Here’s Why ‘Battlefield 3′ Doesn’t Support Mods

Published 2 years ago by

Over the last several weeks, we’ve spent a considerable amount of time sharing the exciting news surrounding a user-made mod for ARMA 2 called DayZ which with over a million players, is now on its way to becoming a standalone game for developer Bohemia Interactive and the mod’s creator. The ability for the community to build mods extended the life of ARMA 2  just as it does continuously for the PC versions of The Elder Scrolls V: Skyrim and Minecraft.

For PC players of Battlefield 3, no such luck.

In the past, several of DICE’s Battlefield games shared similar success stories, dating back to the origins of the franchise with Battlefield 1942 where a group of friends (who formed Trauma Studios) built the infamous Desert Combat mod (video above, skip to 1:40) for the game. That mod – which turned the WWII shooter into one set in present day – was played nearly as much as the actual game, and DICE acquired the indie studio to help build Battlefield 2, a game that also hosted its fair share of mod support where users added missing features from the game, game engine improvements and even total conversions.

Modding allows players to create and play the game the developer cannot or will not make, whether it be moving the gameplay to a different time period, adding or changing weapons/vehicles, or simply building in missing features. Treyarch struck cold in taking its Call of Duty games a little less seriously with the inclusion of zombie mode. For Battlefield, fans hoped that a prank about dinosaurs in the game could become a reality and with mods, they can.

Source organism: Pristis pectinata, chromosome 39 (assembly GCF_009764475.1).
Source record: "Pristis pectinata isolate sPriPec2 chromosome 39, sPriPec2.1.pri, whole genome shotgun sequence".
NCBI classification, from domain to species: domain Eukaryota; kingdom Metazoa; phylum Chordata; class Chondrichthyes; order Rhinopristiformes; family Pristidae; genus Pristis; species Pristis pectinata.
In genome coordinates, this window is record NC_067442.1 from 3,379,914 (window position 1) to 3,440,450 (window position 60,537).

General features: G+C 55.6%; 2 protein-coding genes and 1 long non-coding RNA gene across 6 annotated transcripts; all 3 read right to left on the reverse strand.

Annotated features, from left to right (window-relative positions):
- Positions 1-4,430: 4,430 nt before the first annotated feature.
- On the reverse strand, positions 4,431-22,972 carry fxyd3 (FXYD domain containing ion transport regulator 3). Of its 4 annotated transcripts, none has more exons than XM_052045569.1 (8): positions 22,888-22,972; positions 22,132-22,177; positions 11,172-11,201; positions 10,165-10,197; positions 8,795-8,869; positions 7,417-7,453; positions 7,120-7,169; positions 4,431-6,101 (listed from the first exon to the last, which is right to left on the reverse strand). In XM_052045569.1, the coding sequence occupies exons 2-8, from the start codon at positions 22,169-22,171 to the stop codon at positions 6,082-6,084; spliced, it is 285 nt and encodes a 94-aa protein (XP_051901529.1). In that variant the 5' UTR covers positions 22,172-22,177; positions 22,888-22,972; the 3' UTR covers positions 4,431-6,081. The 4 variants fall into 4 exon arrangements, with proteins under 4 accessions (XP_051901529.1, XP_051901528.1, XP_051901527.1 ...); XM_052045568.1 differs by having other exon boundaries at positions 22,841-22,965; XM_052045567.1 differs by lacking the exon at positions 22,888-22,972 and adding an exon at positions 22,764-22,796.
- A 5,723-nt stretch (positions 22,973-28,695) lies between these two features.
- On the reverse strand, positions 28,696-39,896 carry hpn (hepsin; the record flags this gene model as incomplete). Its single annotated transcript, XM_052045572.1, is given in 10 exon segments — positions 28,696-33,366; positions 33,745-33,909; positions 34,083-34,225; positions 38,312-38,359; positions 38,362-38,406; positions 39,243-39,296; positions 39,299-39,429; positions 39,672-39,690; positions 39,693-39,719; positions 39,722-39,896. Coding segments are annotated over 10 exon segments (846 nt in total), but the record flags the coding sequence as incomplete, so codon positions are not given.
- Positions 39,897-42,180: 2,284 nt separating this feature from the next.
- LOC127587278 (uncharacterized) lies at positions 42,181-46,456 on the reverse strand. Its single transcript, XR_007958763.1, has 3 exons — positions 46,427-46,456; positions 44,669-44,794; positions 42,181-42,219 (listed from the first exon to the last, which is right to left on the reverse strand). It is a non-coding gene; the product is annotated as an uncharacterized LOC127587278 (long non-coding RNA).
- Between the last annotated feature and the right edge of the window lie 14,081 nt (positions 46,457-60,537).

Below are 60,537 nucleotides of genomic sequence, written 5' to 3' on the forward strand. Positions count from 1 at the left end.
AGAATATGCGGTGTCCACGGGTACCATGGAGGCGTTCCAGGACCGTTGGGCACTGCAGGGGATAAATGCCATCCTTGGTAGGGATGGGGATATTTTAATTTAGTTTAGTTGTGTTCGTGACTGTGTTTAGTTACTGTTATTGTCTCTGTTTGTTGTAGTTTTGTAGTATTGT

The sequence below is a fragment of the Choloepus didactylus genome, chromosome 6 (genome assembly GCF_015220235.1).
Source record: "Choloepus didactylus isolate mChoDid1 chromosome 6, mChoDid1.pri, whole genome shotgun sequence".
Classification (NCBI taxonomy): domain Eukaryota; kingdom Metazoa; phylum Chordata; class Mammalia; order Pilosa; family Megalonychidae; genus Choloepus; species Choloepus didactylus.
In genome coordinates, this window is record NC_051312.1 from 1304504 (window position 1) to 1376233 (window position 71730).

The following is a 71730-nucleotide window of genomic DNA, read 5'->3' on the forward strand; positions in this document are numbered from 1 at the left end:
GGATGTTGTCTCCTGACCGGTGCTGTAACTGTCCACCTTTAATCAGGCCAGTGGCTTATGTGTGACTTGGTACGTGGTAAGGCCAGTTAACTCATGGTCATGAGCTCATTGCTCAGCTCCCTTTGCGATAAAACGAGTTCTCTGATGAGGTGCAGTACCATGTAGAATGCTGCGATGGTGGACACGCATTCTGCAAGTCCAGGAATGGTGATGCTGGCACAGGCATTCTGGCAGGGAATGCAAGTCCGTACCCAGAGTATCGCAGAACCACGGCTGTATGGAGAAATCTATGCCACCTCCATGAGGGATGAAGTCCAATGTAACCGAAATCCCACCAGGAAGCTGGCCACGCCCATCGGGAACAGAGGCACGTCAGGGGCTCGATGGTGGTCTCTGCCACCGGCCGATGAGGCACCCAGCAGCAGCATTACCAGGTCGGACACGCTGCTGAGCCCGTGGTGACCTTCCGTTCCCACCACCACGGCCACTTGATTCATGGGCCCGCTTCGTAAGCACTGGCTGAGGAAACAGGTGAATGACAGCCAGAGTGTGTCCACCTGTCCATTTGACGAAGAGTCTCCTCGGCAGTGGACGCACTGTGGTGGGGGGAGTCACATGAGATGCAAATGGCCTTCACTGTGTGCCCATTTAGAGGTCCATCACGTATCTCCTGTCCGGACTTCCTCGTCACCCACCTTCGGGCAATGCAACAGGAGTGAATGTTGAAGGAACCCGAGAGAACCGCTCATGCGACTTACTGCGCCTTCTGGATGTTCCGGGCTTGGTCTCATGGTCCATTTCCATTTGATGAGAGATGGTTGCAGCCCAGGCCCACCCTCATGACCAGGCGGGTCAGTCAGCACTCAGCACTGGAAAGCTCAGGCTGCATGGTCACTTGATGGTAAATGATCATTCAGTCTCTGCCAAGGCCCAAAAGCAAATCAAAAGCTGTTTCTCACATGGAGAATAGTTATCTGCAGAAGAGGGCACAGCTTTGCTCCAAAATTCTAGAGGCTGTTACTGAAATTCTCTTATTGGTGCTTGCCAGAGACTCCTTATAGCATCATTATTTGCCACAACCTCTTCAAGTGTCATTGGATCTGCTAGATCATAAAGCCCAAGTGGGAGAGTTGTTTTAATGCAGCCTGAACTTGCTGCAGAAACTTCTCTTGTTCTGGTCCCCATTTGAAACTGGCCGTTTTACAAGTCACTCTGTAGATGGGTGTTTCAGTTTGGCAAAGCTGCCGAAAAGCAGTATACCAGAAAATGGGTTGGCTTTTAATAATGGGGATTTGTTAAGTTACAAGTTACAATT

Battlefield 3 dinosaur mode

Why then, if the previous games in the series supported it, and if it’s proving successful for other games (and past BF installments), does DICE and Electronic Arts not support modding for Battlefield 3, a game that represents the company biggest launch ever?

This is what EA’s Patrick Söderlund said to GameStar last summer as the reason why Battlefield 3 will not have mod support:

“Because if you look at the Frostbite engine, and how complex it is, it’s going to be very difficult for people to mod the game, because of the nature of the set up of levels, of the destruction and all those things… it’s quite tricky. So we think it’s going to be too big of a challenge for people to make a mod.”